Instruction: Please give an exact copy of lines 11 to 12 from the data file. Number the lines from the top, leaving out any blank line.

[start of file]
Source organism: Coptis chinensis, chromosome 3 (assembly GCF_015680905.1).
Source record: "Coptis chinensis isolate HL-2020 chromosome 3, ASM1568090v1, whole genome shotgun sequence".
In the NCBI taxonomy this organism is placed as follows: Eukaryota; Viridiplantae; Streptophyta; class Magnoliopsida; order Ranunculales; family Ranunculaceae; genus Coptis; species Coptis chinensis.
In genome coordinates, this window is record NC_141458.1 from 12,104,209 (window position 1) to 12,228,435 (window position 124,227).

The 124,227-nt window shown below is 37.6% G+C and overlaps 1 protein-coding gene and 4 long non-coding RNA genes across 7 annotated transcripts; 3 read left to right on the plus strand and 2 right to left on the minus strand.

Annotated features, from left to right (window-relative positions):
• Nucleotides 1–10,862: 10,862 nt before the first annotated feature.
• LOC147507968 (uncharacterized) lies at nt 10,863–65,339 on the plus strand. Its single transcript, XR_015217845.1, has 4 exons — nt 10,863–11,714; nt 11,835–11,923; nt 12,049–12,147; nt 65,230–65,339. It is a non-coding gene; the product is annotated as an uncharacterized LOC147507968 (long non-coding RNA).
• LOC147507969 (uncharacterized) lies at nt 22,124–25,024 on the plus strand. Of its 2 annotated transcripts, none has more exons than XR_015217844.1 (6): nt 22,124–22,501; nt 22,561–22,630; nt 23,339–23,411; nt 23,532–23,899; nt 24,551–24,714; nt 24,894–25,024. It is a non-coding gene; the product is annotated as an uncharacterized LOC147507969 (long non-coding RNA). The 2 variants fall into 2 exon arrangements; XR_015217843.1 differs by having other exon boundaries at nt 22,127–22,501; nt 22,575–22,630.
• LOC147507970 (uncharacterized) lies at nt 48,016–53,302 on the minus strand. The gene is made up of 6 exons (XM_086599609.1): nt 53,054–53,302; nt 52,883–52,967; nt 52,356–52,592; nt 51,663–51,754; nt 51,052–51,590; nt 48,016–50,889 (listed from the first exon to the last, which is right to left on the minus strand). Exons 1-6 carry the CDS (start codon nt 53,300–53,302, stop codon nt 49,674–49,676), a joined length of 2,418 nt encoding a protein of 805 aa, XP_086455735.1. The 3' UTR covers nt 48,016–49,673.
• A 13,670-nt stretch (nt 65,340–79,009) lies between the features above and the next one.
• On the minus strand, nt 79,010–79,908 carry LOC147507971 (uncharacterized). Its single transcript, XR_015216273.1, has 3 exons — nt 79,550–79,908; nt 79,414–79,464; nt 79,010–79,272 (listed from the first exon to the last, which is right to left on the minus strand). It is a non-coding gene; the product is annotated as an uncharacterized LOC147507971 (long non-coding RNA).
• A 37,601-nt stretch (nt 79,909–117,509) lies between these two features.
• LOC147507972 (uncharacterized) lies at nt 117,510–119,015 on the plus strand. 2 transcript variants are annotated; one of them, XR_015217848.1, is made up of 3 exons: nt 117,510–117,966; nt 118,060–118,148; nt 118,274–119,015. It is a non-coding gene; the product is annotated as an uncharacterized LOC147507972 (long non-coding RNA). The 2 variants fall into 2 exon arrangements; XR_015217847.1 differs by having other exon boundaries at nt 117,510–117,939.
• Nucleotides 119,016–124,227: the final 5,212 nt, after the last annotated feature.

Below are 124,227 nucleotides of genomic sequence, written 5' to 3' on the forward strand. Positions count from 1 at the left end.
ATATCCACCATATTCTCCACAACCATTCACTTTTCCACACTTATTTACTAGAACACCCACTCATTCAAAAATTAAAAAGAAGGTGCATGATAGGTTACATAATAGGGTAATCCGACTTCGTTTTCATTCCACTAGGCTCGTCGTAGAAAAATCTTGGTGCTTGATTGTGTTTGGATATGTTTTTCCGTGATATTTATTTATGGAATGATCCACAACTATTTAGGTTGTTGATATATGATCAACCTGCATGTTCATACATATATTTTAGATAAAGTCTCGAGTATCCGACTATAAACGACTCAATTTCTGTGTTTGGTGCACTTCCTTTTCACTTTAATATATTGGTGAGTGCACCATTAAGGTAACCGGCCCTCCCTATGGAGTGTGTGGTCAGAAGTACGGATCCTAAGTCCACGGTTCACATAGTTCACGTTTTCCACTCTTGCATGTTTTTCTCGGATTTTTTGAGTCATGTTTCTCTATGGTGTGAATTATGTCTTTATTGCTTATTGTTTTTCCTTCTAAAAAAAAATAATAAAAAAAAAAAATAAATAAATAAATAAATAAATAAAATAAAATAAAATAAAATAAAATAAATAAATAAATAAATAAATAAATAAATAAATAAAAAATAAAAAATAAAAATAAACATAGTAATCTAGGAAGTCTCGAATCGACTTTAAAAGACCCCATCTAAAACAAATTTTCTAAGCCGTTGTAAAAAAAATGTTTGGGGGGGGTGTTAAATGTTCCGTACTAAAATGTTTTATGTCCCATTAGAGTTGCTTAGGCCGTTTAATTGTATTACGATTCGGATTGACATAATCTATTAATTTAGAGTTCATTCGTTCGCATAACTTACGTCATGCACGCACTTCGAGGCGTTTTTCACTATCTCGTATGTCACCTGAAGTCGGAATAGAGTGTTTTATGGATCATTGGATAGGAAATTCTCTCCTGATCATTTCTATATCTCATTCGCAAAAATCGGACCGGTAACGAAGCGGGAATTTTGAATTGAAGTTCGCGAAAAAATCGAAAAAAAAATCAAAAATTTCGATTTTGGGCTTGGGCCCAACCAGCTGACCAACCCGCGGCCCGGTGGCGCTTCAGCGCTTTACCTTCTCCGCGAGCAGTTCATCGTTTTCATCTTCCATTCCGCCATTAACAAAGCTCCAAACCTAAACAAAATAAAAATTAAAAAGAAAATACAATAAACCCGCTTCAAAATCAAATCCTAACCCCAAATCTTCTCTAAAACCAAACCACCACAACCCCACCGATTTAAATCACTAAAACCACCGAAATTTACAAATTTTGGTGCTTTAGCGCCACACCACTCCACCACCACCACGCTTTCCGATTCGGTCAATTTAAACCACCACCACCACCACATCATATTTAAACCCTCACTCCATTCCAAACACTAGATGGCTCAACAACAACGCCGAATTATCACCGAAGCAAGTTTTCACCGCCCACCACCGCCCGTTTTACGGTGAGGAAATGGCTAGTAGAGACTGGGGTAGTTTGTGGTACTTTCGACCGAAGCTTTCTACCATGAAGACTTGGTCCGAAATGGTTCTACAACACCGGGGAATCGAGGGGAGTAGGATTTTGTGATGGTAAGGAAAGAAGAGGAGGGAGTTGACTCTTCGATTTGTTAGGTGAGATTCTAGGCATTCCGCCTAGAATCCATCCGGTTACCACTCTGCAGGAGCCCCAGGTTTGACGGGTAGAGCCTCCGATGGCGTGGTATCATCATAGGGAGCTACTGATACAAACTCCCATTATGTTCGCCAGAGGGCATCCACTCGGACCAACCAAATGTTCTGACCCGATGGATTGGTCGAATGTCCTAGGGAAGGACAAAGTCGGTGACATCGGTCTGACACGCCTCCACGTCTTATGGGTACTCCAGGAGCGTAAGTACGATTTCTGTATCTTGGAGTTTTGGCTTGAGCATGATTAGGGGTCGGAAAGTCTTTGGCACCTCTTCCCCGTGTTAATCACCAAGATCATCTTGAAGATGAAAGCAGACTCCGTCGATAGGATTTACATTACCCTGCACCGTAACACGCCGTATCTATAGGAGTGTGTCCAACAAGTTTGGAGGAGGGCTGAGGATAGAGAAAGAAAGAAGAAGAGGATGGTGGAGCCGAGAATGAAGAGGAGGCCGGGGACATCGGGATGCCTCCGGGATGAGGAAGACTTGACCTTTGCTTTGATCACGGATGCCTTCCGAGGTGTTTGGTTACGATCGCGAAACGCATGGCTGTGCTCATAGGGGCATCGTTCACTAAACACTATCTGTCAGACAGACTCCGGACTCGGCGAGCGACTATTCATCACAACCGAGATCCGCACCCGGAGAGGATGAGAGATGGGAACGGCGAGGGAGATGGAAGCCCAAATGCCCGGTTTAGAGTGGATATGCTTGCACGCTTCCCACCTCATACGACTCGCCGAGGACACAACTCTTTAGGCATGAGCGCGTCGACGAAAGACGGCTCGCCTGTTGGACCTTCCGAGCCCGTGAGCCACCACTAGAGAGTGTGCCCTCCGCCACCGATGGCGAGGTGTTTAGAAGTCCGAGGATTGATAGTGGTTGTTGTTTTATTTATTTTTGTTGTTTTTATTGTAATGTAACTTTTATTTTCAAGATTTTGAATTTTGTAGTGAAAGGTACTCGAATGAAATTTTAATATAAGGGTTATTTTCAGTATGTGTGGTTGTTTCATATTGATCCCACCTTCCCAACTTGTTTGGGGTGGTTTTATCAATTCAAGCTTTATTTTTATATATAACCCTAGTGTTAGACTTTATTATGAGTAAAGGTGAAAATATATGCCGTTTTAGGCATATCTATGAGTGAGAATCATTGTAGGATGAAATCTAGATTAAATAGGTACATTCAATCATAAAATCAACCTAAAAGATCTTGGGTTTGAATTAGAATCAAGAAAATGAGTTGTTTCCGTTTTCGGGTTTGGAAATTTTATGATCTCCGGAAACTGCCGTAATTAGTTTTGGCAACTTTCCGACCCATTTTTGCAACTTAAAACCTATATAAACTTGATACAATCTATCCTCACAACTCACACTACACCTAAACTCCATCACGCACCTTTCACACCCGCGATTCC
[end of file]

• A 13,670-nt stretch (nt 65,340–79,009) lies between the features above and the next one.
• On the minus strand, nt 79,010–79,908 carry LOC147507971 (uncharacterized). Its single transcript, XR_015216273.1, has 3 exons — nt 79,550–79,908; nt 79,414–79,464; nt 79,010–79,272 (listed from the first exon to the last, which is right to left on the minus strand). It is a non-coding gene; the product is annotated as an uncharacterized LOC147507971 (long non-coding RNA).